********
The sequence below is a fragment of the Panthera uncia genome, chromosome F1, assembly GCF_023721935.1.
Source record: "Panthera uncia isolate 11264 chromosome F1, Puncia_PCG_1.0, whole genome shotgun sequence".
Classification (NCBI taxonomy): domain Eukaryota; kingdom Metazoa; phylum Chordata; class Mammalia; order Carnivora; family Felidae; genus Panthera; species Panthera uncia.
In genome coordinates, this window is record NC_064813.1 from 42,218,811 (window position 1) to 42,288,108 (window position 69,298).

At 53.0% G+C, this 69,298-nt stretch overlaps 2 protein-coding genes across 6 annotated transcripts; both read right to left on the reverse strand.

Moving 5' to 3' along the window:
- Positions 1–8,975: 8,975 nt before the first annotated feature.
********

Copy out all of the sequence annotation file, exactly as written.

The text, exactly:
The sequence below is a fragment of the Panthera uncia genome, chromosome F1, assembly GCF_023721935.1.
Source record: "Panthera uncia isolate 11264 chromosome F1, Puncia_PCG_1.0, whole genome shotgun sequence".
Classification (NCBI taxonomy): domain Eukaryota; kingdom Metazoa; phylum Chordata; class Mammalia; order Carnivora; family Felidae; genus Panthera; species Panthera uncia.
In genome coordinates, this window is record NC_064813.1 from 42,218,811 (window position 1) to 42,288,108 (window position 69,298).

At 53.0% G+C, this 69,298-nt stretch overlaps 2 protein-coding genes across 6 annotated transcripts; both read right to left on the reverse strand.

Moving 5' to 3' along the window:
- Positions 1–8,975: 8,975 nt before the first annotated feature.